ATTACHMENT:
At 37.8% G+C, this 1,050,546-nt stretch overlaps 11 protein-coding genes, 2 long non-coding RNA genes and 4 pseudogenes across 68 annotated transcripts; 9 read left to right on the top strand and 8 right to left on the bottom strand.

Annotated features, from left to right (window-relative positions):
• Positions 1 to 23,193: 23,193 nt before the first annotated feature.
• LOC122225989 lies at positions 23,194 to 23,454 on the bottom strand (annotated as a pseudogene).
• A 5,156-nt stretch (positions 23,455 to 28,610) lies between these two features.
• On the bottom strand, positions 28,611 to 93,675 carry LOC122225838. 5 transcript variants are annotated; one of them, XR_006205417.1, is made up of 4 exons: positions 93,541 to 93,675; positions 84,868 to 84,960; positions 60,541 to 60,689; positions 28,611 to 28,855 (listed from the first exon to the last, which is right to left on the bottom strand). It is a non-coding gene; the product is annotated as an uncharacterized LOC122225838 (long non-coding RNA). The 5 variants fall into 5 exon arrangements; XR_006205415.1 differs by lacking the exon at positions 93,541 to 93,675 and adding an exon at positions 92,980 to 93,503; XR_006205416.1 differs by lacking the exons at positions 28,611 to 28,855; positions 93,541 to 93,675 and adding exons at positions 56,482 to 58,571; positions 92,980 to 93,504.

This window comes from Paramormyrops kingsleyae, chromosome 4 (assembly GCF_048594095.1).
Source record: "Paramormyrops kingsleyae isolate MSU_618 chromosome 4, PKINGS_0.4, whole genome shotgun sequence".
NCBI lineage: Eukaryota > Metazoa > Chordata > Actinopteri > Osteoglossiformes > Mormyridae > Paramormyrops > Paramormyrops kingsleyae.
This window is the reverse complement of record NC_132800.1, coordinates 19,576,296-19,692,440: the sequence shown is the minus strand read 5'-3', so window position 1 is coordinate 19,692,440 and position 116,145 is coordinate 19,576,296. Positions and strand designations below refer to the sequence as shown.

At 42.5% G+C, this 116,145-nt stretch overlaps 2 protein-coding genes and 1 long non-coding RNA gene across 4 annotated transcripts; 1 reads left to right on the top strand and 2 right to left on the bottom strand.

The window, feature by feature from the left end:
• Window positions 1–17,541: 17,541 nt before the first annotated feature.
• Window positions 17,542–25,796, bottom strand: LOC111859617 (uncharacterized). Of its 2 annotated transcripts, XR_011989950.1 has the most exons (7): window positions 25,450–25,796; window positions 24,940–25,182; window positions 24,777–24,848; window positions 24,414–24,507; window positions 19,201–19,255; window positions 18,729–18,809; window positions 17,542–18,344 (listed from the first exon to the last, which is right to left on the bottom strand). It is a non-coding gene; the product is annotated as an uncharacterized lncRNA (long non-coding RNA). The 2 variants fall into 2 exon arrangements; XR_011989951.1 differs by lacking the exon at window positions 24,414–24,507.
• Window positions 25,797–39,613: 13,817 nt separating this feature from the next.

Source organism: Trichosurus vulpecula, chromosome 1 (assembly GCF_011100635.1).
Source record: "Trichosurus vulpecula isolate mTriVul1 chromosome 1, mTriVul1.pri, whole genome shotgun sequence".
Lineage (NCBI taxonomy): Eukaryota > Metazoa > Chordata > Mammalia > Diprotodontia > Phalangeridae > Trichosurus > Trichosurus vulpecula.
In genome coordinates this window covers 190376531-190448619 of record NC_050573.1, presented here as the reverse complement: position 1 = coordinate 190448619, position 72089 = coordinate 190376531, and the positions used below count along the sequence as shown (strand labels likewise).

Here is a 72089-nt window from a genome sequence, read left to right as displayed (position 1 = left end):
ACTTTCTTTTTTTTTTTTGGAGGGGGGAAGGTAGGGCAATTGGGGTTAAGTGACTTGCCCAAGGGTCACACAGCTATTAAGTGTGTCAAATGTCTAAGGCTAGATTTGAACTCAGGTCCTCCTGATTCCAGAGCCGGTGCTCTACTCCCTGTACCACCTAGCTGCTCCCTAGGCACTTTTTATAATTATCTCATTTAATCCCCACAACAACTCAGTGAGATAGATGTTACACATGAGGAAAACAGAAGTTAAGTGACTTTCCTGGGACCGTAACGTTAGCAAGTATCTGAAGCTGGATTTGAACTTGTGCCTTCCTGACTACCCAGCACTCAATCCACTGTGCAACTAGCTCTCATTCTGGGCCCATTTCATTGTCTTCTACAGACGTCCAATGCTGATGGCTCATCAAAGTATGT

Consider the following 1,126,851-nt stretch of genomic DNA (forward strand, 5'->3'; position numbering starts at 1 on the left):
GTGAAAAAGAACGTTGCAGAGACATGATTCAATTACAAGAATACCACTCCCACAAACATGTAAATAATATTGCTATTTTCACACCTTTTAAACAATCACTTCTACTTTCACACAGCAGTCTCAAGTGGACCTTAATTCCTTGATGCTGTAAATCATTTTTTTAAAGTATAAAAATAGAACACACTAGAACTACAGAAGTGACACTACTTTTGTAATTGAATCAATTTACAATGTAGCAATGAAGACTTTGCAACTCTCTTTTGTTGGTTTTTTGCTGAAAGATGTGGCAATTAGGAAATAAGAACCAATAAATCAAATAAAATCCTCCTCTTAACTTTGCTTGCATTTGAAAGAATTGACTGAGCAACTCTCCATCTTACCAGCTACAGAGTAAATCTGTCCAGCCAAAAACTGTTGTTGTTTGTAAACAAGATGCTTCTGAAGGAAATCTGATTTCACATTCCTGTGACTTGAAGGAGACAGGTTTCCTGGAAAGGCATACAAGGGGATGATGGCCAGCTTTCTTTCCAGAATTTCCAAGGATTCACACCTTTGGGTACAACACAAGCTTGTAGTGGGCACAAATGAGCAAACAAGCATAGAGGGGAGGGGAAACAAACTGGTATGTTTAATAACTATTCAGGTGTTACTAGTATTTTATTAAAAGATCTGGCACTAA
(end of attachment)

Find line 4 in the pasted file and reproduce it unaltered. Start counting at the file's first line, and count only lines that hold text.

• LOC122225989 lies at positions 23,194 to 23,454 on the bottom strand (annotated as a pseudogene).